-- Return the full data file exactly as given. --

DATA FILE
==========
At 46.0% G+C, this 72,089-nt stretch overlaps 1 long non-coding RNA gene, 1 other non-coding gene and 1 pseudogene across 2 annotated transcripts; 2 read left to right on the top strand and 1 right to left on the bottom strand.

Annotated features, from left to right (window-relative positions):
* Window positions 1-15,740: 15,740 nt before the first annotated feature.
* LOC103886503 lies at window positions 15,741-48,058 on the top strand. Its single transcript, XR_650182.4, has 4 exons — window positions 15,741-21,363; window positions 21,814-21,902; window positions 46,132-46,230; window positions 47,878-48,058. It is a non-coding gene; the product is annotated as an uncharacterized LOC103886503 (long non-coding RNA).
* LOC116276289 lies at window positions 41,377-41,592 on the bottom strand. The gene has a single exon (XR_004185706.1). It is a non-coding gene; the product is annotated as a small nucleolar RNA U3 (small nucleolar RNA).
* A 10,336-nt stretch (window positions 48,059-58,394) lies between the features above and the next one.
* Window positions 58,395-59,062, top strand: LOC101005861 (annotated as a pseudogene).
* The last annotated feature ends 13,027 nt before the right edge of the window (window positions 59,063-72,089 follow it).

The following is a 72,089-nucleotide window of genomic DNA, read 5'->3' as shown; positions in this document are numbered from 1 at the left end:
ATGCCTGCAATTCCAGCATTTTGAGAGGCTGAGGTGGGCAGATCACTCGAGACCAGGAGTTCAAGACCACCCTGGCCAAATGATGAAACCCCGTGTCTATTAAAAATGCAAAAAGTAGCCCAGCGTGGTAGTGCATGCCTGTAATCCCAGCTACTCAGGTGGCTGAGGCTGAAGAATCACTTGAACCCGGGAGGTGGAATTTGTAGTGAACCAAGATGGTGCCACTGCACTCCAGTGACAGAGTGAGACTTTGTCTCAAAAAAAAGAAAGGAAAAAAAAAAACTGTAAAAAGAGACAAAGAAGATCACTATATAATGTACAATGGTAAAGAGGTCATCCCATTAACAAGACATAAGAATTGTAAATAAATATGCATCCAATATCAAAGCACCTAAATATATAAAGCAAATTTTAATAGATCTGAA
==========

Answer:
At 46.0% G+C, this 72,089-nt stretch overlaps 1 long non-coding RNA gene, 1 other non-coding gene and 1 pseudogene across 2 annotated transcripts; 2 read left to right on the top strand and 1 right to left on the bottom strand.

Annotated features, from left to right (window-relative positions):
* Window positions 1-15,740: 15,740 nt before the first annotated feature.
* LOC103886503 lies at window positions 15,741-48,058 on the top strand. Its single transcript, XR_650182.4, has 4 exons — window positions 15,741-21,363; window positions 21,814-21,902; window positions 46,132-46,230; window positions 47,878-48,058. It is a non-coding gene; the product is annotated as an uncharacterized LOC103886503 (long non-coding RNA).
* LOC116276289 lies at window positions 41,377-41,592 on the bottom strand. The gene has a single exon (XR_004185706.1). It is a non-coding gene; the product is annotated as a small nucleolar RNA U3 (small nucleolar RNA).
* A 10,336-nt stretch (window positions 48,059-58,394) lies between the features above and the next one.
* Window positions 58,395-59,062, top strand: LOC101005861 (annotated as a pseudogene).
* The last annotated feature ends 13,027 nt before the right edge of the window (window positions 59,063-72,089 follow it).

The following is a 72,089-nucleotide window of genomic DNA, read 5'->3' as shown; positions in this document are numbered from 1 at the left end:
ATGCCTGCAATTCCAGCATTTTGAGAGGCTGAGGTGGGCAGATCACTCGAGACCAGGAGTTCAAGACCACCCTGGCCAAATGATGAAACCCCGTGTCTATTAAAAATGCAAAAAGTAGCCCAGCGTGGTAGTGCATGCCTGTAATCCCAGCTACTCAGGTGGCTGAGGCTGAAGAATCACTTGAACCCGGGAGGTGGAATTTGTAGTGAACCAAGATGGTGCCACTGCACTCCAGTGACAGAGTGAGACTTTGTCTCAAAAAAAAGAAAGGAAAAAAAAAAACTGTAAAAAGAGACAAAGAAGATCACTATATAATGTACAATGGTAAAGAGGTCATCCCATTAACAAGACATAAGAATTGTAAATAAATATGCATCCAATATCAAAGCACCTAAATATATAAAGCAAATTTTAATAGATCTGAA